BYOD – Creating a Balance Between Flexibility and Safety

Server, Networking & Security

Personal mobile devices and external data access promotes flexibility and improves employee productivity. However, it opens up possibility of security breaches.

Simple things like forgetting to log out or losing a device can spell disaster to any business. But appropriate security policies and mobile content management software help businesses to mitigate the risks without hindering employee productivity.

The BYOD (bring your own device) trend toward the use of employee-owned devices is sweeping the world by storm. Higher Internet speeds, widespread cloud adoption and the increasing number of mainstream software packages going mobile, bring up the functionality of mobile devices on par with desktop computers. Most text documents and spreadsheets can now be edited on a mobile device without any limitation. And custom-built apps mobilize business tools that were previously available only within the office.

"BYOD strategies is the most radical change to the economics and the culture of client computing in business in decades," said David Willis, vice president of the flagman research centre Gartner in a statement published on the company’s website. "The benefits of BYOD include creating new mobile workforce opportunities, increasing employee satisfaction, and reducing or avoiding costs."

According to Gartner’s predictions, by 2017, half of employees will require staff to use their own devices for work purposes in a bid to increase productivity, employee satisfaction and provide a flexible working environment.

The benefits of BYOD programs, however, come with a number of challenges concerning data security and the security of devices from which this data is accessed.

Firstly, companies need to ensure that confidential data remains confidential and employees can only access what is relevant to their job. This means implementing a mechanism that is robust yet not onerous on the user. It may also mean an update to the company’s data architecture to simplify provisioning and clarify access level hierarchy.

Secondly, there is a need to enforce device security features. Things like requiring employees to enable screen locks, disabling password caching and removing questionable apps all help to create a more secure working environment. An extra step would be to create a list of approved devices to streamline tech support and increase compliance.

Thirdly, employees need to become more vigilant in regards to physical safety of their devices. Phones and laptops often get stolen or damaged. Users can ensure data safety by installing backup software and uploading data to a secure cloud. In the even of device loss or accidental damage, backups can be restored on a new device thus providing business continuity.

In Australia alone, more than 100,000 mobile devices are reported lost or stolen every year. This equates to 2,000 each week or one device every six minutes, according to the data published on Australian Mobile Telecommunications Association website. While not all of these devices would be used for corporate data access, the statistics are staggering.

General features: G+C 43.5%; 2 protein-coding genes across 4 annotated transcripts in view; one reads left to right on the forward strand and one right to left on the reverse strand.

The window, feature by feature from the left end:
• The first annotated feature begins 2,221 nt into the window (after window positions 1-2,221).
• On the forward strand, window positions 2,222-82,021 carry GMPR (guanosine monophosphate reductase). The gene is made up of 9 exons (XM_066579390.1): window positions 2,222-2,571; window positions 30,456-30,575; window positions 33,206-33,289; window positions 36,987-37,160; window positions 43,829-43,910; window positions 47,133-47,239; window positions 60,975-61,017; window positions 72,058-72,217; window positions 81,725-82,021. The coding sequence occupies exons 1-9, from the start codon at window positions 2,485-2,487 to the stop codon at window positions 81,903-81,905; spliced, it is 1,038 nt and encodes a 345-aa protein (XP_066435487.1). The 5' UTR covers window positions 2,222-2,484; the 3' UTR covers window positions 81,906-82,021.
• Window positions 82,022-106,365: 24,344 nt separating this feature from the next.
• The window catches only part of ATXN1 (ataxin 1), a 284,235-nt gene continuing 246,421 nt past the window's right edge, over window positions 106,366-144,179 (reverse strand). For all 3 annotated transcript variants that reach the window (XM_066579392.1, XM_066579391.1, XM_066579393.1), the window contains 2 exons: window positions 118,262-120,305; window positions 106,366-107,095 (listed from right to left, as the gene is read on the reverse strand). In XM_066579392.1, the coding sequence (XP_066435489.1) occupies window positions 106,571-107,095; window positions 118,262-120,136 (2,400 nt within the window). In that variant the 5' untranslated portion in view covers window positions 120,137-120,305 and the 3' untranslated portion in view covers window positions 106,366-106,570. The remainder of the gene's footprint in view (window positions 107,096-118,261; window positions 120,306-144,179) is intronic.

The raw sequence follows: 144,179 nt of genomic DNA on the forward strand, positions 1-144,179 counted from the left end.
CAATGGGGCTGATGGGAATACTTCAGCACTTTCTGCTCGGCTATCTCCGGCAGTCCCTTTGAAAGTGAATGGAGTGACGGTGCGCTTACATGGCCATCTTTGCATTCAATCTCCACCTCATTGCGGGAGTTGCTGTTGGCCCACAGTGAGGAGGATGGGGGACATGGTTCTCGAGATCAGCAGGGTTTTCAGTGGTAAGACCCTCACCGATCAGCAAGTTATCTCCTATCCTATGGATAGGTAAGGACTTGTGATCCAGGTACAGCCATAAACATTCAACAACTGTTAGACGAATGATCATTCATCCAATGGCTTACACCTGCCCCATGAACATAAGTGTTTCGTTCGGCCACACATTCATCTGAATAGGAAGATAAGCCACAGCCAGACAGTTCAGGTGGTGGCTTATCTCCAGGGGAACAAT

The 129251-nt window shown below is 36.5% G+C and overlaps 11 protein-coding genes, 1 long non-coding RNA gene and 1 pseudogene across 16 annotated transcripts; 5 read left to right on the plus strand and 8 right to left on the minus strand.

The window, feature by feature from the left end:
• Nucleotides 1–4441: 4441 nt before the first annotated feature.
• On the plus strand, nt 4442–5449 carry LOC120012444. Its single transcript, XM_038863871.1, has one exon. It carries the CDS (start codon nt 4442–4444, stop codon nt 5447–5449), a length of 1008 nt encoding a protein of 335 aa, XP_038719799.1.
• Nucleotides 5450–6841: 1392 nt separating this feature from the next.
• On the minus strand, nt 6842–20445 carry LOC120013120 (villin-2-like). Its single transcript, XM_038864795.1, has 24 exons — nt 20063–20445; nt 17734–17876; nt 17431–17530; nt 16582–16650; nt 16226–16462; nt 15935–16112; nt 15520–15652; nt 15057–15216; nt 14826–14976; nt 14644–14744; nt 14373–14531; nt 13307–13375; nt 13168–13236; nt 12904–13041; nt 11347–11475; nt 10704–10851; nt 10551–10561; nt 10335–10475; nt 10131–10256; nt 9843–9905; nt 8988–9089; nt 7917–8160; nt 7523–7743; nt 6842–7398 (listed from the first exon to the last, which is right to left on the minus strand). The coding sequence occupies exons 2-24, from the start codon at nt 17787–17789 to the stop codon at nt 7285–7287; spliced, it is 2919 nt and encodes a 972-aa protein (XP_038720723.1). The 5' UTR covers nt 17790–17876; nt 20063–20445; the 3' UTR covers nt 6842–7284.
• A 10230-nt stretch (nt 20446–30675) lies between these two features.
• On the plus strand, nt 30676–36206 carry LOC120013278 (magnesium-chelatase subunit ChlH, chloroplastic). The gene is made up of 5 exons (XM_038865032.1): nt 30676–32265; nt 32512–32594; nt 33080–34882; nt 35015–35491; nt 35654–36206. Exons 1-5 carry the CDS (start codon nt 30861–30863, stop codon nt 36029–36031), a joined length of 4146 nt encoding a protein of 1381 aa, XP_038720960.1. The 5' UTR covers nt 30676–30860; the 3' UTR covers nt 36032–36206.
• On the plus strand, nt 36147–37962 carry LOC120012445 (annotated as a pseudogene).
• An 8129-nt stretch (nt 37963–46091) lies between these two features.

And finally, BYOD policies need to be applied to all staff without exception. Security policy may quickly become useless if it is ignored by people in leadership positions.

Acronis Data Protection Trends Research revealed that out of the 41% of surveyed organizations with a BYOD policy in place, 25% made exceptions to policy rules giving company executives access to the most sensitive data, placing the whole company at risk if their mobile device was compromised.

It is a given that BYOD is here to say. It is also obvious that it came about with its own security challenges, giving companies no choice but address the issues in order to stay competitive in this increasingly mobile-focused world.

The good news is that help is now readily available. Data protection vendors have been working extra hard developing turnkey solutions for enabling mobile environments, known as Mobile Content Management (MCM) systems. Many of them include ongoing technical support, making expert knowledge available to customers whenever they need it.

Solutions that are specifically designed to enable BYOD while maintaining high standards of data security by way of managing the level of content collaboration needed to foster a productive workforce while ensuring secure access and sharing of vital corporate content. Its granular policy controls enable companies to manage users, apps and data and be responsive to the changing mobile environment.

If you don’t have any clear BYOD policies in place, you have some analysis and strategizing to do. Developing best practices for mobile devices and external data access may prove to be critical for the survival of your organization.

Rose Old

Channel Business Manager at Acronis

I head up the channel business for Acronis Australia and New Zealand, which includes everything from distributors, systems integrators, traditional partners, hosting providers and MSPs. It’s a very diverse role but lots of fun – there’s never a dull moment. Acronis specialises in data protection through 100 percent software solutions. That’s been our core focus for all nine years that we’ve been in existence.

Comments (2)
Lina Barfoot

Lina Barfoot, Editor at SavvySME

Very interesting article. So it seems that even BYOD might work well for many businesses it might also create a fair bit of pressure on employees? That is, if a work policy also relates to your own device.

Sam Shehzad

Sam Shehzad, Owner at Local Web Design Consultant

Nice Article.